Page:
He must increase, but I must decrease . . . (John 3.30)
This is one of my favorite verses in all the Bible. Not only is it a great declaration of humility; it is also an awesome prayer for any and all believers to pray. I would say it encompasses beautifully and succinctly a prayerful attitude. Perhaps, better than any passage throughout Scripture, in only a few brief words.
Of course, it will never even be the most popular verse in its own chapter! But, along with that other verse in John 3, this verse should be close to it. Once we receive the grace proclaimed to us in 3.16, we should immediately turn to the humble attitude of 3.30. This is a prayer which can accompany us all the days of our faith journey. From the very first steps to the last hill we climb.
It is given to us by John the Baptizer, a man who received his fair share of attention. He was popular with the crowds. They flocked to him. They hung on his every word. They listened and believed his message. They repented. They were baptized. They became his followers, his disciples.
The religious and political leaders had a very different reaction to this locust-eating, camel-hair wearing, want-to-be Elijah out on the banks of the Jordan. They considered him a threat. They thought he was a fanatic; a danger to their ways and customs.
They thought the only way to deal with such a threat was execution. Better to silence him, then have him growing more and more in popularity with the people. Better to squash while the squashing was good, then allow him to continue to give them black eye after black eye.
After all, who did he think he was? This man of humble birth. This country boy preacher. This man who seemed to care nothing for the possessions of the world. This man who spit in the face of everything they deemed important and measuring one’s success before men and God. Who was he? What authority did he have? Either he was out of his head or a charlatan. Maybe something worse?
Hmm, this is beginning to sound a bit familiar with another fellow from those parts. In fact, in many ways, their lives would mirror one another.
I mean just think about it for a moment. Both were extraordinary births. Both had an angel announce their coming. Both were of a similar age. Both preached repentance. Both preached the nearness of the kingdom of God. They both railed against the presumptuous Pharisaism of the day. They both drew huge crowds. They both were plotted against. They both were executed to silence their message and influence.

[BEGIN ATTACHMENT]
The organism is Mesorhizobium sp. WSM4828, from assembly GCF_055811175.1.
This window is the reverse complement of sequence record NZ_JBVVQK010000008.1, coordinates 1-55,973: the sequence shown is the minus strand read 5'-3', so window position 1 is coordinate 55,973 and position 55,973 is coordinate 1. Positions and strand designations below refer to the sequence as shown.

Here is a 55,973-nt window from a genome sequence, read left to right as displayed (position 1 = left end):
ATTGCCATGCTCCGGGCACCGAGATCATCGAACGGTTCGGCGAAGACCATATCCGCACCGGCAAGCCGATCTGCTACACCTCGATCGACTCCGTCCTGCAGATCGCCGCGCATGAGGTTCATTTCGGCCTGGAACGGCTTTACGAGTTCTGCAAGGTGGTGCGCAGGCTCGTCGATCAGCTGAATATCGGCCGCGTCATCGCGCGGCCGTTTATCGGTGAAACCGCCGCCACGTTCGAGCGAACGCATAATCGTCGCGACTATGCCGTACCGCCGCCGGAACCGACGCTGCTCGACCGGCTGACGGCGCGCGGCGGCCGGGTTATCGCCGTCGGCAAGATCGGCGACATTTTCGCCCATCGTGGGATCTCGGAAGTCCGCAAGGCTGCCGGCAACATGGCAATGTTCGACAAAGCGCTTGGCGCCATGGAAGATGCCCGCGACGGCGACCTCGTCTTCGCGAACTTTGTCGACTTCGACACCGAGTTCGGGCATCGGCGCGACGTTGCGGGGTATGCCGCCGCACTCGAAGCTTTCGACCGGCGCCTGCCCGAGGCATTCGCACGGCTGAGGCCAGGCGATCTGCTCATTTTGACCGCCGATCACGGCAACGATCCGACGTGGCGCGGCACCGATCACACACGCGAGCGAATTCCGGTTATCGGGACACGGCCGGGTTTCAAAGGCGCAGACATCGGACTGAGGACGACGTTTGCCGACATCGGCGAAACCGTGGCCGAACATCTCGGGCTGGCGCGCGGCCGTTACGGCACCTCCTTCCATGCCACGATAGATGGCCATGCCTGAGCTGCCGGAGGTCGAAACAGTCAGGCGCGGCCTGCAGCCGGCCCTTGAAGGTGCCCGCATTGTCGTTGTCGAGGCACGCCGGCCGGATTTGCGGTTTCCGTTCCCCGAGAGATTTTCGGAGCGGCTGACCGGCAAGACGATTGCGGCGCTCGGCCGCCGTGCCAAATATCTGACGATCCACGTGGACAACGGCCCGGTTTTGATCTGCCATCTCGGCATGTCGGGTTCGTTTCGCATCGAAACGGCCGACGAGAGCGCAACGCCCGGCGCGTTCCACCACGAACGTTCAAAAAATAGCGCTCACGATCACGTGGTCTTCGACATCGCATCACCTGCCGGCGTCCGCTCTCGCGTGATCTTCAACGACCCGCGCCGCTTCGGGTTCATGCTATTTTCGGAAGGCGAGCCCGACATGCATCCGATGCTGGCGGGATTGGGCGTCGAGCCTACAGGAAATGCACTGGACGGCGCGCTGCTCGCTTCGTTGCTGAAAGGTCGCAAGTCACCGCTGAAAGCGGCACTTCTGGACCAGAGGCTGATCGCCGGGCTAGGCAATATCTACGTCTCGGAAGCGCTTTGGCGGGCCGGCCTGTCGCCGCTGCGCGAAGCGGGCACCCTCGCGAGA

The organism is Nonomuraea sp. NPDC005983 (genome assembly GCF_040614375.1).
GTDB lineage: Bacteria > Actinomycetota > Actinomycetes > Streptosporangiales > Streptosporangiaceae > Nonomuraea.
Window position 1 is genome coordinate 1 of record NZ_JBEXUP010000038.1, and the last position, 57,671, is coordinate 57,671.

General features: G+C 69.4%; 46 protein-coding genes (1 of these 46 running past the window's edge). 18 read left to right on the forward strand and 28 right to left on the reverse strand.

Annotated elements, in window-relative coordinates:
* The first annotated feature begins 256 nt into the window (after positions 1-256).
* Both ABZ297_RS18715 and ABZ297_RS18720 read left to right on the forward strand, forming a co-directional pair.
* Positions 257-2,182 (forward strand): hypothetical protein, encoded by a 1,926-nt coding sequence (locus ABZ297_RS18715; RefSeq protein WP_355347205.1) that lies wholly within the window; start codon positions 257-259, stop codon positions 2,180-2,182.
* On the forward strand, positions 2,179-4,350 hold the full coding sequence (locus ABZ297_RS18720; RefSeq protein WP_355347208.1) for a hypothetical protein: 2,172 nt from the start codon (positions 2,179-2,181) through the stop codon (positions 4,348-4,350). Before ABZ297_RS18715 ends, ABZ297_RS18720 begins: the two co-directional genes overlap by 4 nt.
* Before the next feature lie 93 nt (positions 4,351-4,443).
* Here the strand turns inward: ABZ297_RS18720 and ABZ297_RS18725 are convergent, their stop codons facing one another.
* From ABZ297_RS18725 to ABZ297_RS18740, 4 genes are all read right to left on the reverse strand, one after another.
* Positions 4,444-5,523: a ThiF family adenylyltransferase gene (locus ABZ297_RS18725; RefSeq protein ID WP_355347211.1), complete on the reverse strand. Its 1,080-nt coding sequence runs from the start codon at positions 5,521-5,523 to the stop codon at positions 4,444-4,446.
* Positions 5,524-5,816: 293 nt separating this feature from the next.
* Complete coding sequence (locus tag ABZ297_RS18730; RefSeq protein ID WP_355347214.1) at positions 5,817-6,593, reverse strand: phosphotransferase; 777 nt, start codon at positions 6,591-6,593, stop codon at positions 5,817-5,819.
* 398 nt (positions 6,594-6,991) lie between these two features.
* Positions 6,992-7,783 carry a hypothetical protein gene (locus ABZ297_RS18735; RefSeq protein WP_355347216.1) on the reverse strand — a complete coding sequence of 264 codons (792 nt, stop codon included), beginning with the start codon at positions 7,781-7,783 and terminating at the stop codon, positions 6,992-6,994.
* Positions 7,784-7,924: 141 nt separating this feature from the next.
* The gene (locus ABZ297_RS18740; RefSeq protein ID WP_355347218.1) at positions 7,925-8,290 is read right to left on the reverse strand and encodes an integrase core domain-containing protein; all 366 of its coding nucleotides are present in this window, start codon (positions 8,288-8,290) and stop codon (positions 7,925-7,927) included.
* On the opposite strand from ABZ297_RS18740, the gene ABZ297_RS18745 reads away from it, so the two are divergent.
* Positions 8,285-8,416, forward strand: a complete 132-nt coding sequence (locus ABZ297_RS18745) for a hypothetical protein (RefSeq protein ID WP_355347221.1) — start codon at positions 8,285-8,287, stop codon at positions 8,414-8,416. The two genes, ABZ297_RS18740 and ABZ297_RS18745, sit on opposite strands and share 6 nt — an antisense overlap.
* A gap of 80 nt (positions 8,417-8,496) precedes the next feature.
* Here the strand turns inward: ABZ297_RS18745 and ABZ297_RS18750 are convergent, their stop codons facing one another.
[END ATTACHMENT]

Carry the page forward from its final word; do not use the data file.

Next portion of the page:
Of course, for all the similarities, there was one whopping distinction: one claimed to be the Christ and one patently, unequivocally did not.
I suppose we could say John was as close to being the One as one could be without actually being the One. And, to John’s credit (if I can phrase it that way), he got it. He knew it and acknowledged it. He did not pretend to be something he wasn’t. Though, it seems to me, many would have believed him and followed him as such if he had. No, John would not become one in a long line of want-to-be Messiahs.
He knew his role and he did it proudly. He was not the Christ. He was the one who came to prepare the way for the Christ. So close, yet an eternity away from it.
John made it clear, in no uncertain terms, that though he was anointed by God; he was not the Anointed One.
How many would have been tempted to take that next step? How many would have been lured away by the fame and enticement of the masses? How many would have allowed the people to assume whatever they wanted?
I mean, just listen to John and Jesus’ messages . . . they are incredibly similar. It’s almost as if, in many ways, they are reading the same script! Their demeanor, their simple way of life. The fact both had disciples and huge followings of people. Man, talking about being right there!
It reminds me of that scene in the Bill Murray comedy, Groundhog Day. The scene unfolds where Andie MacDowell’s character, Rita, is naming the traits of her perfect man. Bill Murray’s character, aptly named Phil, is listening and ticking off how he meets or exceeds, if not all the characteristics, then at least the majority. He even says something to the effect of, Man, I’m really close on this one.
John was in a similar boat. He was close. He was there. But, he did not fall in the trap. I don’t know if he was even tempted by it. But, I have a feeling many (including myself) would have been.
Maybe this is one reason Jesus said of John, among those born of women, none is greater than John. (Lk. 7.28) That is quite an accolade, from no one other than the Incarnate Lord himself.
As I said earlier, for all the similarities, there were obviously major distinctions. Only one was born of a virgin. Only one had the Father testify, Here is my beloved Son . . . . Only one was the God-Man. Only one was perfection in flesh. Only one was the I AM. Only one was, in John’s own words, the Lamb of God who takes away the sin of the world.
John would lose his head for his preaching and refusal to minimize the ethics he proclaimed. His death, while sad and unjust, did not bring about salvation for even one sinner. Jesus, on the other hand, would be lifted up and through his death, salvation would be offered freely.
John understood it wasn’t all about him. John knew he wasn’t the master of his own destiny. John got it.